Helen Heinsohn has survived major health scares in the past few years. It was a reasonable presumption.

The Commissioner was working the room after having presided over an informal press conference. At that conference he had addressed the lottery in general, and, for the zillionth time, declared that he was sleeping very well in the aftermath of the Phoenix suspensions many of us think unfairly impacted the Suns-Spurs series.

"There were 19 players on the respective benches," he pointed out. "Two people went on the floor. There is no question those two (Amare Stoudemire and Boris Diaw) came off the bench," he said. "That is precisely what the rule calls for. And the reason the rule is in effect is because we zealously guard the court."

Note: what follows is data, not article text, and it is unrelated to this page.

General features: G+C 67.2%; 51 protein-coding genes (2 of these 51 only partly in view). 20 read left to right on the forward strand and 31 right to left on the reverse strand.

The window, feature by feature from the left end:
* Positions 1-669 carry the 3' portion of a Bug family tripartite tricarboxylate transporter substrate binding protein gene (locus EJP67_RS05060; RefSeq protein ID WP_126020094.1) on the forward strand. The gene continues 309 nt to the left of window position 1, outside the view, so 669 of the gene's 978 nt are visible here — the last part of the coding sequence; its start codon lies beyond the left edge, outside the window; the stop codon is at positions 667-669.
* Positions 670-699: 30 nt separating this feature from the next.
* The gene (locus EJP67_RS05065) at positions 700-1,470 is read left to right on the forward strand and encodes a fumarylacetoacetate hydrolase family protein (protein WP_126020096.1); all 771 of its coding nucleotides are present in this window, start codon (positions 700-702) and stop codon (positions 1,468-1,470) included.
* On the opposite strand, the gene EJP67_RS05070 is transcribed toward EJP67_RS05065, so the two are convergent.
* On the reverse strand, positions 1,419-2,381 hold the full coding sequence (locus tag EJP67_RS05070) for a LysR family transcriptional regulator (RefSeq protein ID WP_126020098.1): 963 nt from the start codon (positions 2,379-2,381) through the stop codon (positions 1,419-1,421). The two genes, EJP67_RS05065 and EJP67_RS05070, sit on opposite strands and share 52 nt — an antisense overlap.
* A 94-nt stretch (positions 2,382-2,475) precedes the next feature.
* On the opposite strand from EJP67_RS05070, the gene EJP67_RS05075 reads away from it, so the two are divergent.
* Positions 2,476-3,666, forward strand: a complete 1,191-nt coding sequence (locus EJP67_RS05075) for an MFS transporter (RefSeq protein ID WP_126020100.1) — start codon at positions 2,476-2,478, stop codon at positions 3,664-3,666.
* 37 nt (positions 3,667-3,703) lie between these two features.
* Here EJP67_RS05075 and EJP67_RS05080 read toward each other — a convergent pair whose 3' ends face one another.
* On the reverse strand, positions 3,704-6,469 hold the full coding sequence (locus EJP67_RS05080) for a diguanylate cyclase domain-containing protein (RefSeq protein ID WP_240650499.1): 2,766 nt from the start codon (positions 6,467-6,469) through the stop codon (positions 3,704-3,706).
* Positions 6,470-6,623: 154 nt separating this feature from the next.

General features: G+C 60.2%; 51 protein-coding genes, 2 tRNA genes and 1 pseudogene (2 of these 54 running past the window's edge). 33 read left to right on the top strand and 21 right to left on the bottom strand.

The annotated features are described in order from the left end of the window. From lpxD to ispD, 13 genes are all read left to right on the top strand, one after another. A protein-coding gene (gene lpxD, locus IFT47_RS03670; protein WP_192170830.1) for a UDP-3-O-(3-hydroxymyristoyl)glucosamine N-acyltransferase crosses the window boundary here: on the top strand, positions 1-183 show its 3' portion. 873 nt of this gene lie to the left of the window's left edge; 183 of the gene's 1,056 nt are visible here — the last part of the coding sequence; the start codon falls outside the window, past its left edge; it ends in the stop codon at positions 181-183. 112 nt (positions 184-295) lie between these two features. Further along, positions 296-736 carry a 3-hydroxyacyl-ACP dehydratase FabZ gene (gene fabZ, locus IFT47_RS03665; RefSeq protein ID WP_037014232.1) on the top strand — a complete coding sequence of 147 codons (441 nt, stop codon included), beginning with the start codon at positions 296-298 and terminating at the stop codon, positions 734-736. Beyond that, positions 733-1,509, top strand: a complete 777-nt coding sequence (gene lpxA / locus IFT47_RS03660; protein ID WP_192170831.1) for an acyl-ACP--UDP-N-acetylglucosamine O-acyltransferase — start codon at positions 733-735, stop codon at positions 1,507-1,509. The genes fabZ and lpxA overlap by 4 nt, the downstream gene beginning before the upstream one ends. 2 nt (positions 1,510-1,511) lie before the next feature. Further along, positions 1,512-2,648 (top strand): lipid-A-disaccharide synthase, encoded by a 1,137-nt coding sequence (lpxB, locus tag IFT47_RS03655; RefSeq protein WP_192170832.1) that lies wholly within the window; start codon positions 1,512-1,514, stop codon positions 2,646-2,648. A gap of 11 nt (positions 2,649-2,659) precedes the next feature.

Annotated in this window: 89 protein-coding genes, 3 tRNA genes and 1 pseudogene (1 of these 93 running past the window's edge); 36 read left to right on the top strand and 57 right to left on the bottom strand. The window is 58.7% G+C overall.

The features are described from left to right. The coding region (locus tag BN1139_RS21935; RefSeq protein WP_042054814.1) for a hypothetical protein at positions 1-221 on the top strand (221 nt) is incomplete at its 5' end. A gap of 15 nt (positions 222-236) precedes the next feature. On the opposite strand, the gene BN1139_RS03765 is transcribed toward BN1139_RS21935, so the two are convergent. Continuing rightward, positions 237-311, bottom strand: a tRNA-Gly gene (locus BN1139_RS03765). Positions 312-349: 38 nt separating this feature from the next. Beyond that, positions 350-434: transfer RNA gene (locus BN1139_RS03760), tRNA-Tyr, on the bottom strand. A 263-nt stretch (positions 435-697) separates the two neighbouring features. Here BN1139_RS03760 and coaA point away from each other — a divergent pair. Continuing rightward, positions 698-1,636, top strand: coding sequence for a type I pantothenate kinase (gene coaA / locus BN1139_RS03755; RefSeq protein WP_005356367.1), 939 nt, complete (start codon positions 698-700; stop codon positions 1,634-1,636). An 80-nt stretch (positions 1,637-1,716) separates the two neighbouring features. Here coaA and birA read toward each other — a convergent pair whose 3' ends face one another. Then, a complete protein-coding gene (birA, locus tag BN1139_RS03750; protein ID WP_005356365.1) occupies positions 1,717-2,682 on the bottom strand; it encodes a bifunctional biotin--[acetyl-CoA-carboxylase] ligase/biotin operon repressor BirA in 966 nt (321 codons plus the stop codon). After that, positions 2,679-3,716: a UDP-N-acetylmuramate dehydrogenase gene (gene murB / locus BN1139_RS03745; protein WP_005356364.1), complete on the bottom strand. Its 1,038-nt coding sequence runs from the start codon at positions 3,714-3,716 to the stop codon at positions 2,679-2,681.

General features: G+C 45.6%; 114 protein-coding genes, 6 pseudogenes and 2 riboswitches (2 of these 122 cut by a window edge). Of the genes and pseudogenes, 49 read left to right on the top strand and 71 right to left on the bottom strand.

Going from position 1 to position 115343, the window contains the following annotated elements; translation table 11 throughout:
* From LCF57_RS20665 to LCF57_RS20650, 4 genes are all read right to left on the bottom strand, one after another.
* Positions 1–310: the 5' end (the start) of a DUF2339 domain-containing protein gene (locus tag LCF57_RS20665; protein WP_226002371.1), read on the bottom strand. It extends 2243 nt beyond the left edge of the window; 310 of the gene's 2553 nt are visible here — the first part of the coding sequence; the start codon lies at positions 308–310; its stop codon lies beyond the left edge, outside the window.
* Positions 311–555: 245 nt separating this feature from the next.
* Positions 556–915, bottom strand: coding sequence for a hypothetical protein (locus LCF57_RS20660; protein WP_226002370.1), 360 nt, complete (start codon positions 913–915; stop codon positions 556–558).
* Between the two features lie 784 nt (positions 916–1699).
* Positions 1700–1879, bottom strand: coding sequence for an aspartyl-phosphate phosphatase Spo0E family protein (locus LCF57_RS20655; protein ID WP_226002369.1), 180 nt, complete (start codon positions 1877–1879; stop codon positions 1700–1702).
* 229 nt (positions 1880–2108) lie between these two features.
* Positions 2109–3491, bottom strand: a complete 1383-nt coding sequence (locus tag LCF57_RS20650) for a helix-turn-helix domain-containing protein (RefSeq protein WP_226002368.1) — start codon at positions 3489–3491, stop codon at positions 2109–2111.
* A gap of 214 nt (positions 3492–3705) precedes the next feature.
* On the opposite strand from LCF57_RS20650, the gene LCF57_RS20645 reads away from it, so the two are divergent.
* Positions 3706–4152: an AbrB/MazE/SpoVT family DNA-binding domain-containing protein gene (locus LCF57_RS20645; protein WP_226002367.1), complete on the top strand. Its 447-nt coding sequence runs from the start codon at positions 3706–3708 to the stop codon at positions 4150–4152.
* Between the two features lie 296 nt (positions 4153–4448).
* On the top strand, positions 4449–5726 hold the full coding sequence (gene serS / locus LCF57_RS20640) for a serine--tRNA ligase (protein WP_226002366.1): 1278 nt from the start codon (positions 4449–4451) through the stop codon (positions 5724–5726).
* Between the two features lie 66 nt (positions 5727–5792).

Wyc Grousbeck paid a visit to the table, and I had to ask him just how he was approaching this thing. "We've been talking about this for weeks, and the thing Danny keeps saying is, 'In five or six years, five or six of these guys will be regarded as great players, but the focus is on the one and two.’ So I'll go with that flow."

(I think that means he was kinda hoping to win).

I asked about a good luck charm. "This suit is it, I guess," he said. The suit in question is a charcoal grey suit with green pinstripes. I read elsewhere he had it made in Florence, and I assume that was the one with all the museums in Italy and not the town in Alabama. Let me say it takes courage to wear that suit in public.

Jerry West, President of Basketball Operations for the Memphis Grizzlies speaks to Wyc Grousbeck, Managing Partner, Governor and Chief Executive Officer of the Boston Celtics prior to the 2007 NBA Draft Lottery on May 22, 2007 at outside the NBATV Studios in Secaucus, New Jersey.

(Getty Images Photo / Jennifer Pottheiser)

We moved into the studio itself around 7:50 p.m. I looked down from my perch at one point and there, 25 feet away, was some powerful NBA history chatting away. I'm talking about a trio of Jerry West (Memphis), Lenny Wilkens (Seattle) and Heinsohn. (Boston).